WEST ORANGE, NJ — Anay Badlani, a sixth-grader at Edison Middle School, was named one of five winners in Scholastic Science World magazine’s Mars Writing Contest. As a prize, Anay received a signed copy of the book “Welcome to Mars,” written by astronaut Buzz Aldrin.
Science World is an educational magazine published by the Scholastic Corporation geared toward students in grades six through 12.
According to the Science World website, “For the contest, students had to imagine that they were part of the first human mission to the Red Planet. While exploring Mars, they encountered intelligent lifeforms. Students wrote an essay explaining to these aliens the similarities and differences between Mars and Earth.”
Anay’s story describes his experiences repairing a Mars Rover and an encounter with a Martian family while adjusting to the planet’s temperature and gravity.
“We are all very proud of Anay and his accomplishment,” Edison Middle School Assistant Principal Steve Melendez said in a release. “Anay is an excellent student who always strives for academic excellence and who has a bright future ahead of him. The staff of Edison Middle School congratulates him on his award.”
Below, printed in its entirety, is Anay’s award-winning essay “Chasing Curiosity”:
My spaceship came to an abrupt halt on a red desert land. I was on a mission to Mars to change the Curiosity Rover’s wheels. I had never been to Mars before. I was very excited to see how different Mars would be from Earth. I opened the spaceship door, and immediately the cold pierced through my skin. I looked at the temperature gauge. It showed -81°F outside. It was colder than a freezer on Earth!
I could not breathe! I quickly put on my spacesuit and checked the air quality meter and the pressure gauge. It showed 96 percent carbon dioxide, only 0.13 percent oxygen and just 7.5 millibars of atmospheric pressure! I stepped out to greet the Martians that had gathered around the spaceship. They looked at me like I was an alien. I wanted to let them know that I was their friend so I offered them my hand. They shook it and I realized that the Martians’ greeting was very similar to ours. I wondered how the Martians could survive in the cold and with no oxygen. I bet their body had evolved to survive in these conditions. I realized that I needed the spacesuit to survive and if I took it off I would be dead because of the cold and lack of oxygen. The pressurized spacesuit also helped to keep my body fluids in a liquid state, otherwise it may boil over and evaporate due to the low pressure and I would die. The heavy air pressure would probably crush the Martians on earth.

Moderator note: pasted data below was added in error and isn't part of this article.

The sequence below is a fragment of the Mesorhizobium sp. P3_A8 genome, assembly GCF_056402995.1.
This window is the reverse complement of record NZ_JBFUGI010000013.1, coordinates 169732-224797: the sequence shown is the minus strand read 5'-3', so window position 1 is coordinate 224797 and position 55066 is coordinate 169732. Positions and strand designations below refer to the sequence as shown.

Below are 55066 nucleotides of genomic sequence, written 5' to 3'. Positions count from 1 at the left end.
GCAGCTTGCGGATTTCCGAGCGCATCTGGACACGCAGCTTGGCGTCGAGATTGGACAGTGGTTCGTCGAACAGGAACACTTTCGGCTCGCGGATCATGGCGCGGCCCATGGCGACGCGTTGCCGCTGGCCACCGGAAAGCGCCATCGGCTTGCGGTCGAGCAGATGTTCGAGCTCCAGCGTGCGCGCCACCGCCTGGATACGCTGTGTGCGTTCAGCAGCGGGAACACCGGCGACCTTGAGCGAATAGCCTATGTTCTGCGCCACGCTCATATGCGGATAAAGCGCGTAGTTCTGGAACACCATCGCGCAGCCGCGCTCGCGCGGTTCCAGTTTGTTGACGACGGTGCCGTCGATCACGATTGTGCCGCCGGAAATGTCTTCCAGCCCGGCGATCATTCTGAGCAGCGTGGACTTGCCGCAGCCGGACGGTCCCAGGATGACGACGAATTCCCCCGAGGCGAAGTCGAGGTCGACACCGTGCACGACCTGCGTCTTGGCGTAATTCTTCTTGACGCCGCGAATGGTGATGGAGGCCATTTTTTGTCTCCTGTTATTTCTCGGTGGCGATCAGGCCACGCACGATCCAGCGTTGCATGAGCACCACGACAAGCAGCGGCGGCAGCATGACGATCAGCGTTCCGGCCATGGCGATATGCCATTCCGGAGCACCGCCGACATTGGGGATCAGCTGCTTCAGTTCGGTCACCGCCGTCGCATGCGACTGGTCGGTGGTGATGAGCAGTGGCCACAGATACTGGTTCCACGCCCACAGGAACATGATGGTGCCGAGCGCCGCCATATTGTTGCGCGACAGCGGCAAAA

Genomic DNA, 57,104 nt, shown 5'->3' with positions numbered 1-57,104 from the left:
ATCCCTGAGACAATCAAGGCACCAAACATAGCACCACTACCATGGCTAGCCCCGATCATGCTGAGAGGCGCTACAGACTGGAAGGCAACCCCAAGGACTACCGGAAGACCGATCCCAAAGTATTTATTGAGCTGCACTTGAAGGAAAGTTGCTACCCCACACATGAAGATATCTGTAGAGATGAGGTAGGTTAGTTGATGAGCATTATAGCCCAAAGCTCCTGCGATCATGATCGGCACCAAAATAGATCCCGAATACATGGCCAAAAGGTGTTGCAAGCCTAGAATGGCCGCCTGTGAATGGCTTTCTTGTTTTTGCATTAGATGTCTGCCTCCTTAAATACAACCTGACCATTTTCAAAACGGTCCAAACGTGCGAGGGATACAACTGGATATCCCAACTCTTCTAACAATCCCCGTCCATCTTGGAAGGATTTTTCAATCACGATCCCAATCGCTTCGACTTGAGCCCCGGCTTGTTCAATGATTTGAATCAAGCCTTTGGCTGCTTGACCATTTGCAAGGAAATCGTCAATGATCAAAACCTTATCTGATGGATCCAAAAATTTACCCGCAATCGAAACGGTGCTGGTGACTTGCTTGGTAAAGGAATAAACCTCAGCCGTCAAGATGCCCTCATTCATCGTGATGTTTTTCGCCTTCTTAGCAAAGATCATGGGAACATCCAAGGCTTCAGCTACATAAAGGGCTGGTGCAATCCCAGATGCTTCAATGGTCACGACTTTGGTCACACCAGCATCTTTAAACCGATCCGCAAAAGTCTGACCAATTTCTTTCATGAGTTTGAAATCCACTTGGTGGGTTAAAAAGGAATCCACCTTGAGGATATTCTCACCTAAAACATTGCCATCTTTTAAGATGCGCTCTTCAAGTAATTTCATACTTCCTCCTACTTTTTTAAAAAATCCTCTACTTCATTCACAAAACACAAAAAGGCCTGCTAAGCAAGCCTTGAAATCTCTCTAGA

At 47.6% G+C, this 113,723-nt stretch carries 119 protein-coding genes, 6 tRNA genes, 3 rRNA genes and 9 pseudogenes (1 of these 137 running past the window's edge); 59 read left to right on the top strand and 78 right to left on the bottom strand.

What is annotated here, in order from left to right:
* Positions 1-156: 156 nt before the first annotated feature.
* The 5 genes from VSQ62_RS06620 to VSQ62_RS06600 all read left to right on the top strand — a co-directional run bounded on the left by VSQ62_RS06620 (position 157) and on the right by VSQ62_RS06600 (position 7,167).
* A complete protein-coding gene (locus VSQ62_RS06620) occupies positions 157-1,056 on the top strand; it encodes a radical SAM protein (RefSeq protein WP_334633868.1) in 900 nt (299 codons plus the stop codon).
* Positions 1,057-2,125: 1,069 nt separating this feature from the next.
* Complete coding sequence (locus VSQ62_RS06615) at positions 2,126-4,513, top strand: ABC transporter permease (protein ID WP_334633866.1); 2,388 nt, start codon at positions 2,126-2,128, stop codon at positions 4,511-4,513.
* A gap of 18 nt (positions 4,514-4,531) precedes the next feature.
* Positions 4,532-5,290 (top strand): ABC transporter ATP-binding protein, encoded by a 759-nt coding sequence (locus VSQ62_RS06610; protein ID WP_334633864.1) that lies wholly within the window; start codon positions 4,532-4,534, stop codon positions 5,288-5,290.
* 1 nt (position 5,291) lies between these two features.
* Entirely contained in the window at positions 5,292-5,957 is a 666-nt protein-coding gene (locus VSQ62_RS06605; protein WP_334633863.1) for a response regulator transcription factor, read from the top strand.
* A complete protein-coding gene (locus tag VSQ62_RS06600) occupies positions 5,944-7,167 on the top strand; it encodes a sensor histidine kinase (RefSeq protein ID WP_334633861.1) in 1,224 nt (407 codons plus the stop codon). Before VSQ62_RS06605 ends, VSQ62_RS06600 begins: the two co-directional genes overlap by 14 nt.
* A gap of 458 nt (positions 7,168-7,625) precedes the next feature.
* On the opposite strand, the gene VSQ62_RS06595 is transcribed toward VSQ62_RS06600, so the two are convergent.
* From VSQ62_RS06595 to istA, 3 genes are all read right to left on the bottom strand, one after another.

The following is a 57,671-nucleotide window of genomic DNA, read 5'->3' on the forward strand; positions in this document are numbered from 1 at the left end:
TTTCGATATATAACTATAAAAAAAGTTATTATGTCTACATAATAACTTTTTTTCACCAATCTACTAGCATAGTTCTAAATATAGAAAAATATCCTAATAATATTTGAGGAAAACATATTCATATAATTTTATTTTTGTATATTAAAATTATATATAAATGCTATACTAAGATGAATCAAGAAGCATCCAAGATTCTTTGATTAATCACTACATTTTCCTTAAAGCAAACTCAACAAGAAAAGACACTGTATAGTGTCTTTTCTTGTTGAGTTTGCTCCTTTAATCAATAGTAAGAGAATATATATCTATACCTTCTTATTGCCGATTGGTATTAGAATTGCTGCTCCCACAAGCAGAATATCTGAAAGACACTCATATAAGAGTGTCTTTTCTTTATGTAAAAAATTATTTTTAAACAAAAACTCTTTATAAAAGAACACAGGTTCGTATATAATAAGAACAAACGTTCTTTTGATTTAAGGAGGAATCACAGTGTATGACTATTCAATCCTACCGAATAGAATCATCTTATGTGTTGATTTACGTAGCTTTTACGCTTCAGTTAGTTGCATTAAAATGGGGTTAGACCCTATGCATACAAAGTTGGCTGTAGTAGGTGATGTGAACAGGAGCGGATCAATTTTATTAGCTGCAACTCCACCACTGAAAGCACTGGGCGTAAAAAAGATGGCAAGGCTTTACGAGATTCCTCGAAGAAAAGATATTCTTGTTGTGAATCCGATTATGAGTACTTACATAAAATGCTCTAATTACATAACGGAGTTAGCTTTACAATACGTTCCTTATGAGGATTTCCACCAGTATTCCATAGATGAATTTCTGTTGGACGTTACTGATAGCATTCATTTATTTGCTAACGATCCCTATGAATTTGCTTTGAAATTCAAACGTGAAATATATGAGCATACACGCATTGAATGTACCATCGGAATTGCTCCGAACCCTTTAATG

We walked to their home to eat. Walking on Mars was like jumping on a trampoline in slow motion. I figured that it may be due to lower gravity. I was curious to weigh myself on Mars. I saw a weighing scale and jumped on it. I weighed only 40 pounds with the spacesuit. My earth weight is 100 pounds with the spacesuit.
I asked them if they had seen the Curiosity Rover, which looked like a toy car. They guided me to the location where they had last sighted it. As we walked through the land, I saw the gigantic volcanoes and canyons. I told the Martians that earth had similar landforms but not as big. I did not see any water around. I asked the Martians and they told me that the water had dried up. I told them that two-thirds of Earth’s surface is covered with water.
We had to climb over a hill on Mt. Sharp and saw the Curiosity Rover. I was surprised to see what it had collected. It had collected Silica, which confirmed the presence of water in the past. I took the wheels off and placed the new ones on. I thanked the Martians for their help and bid them goodbye and boarded my spaceship to come back home to earth. My first mission to Mars was exciting, educational and a big success!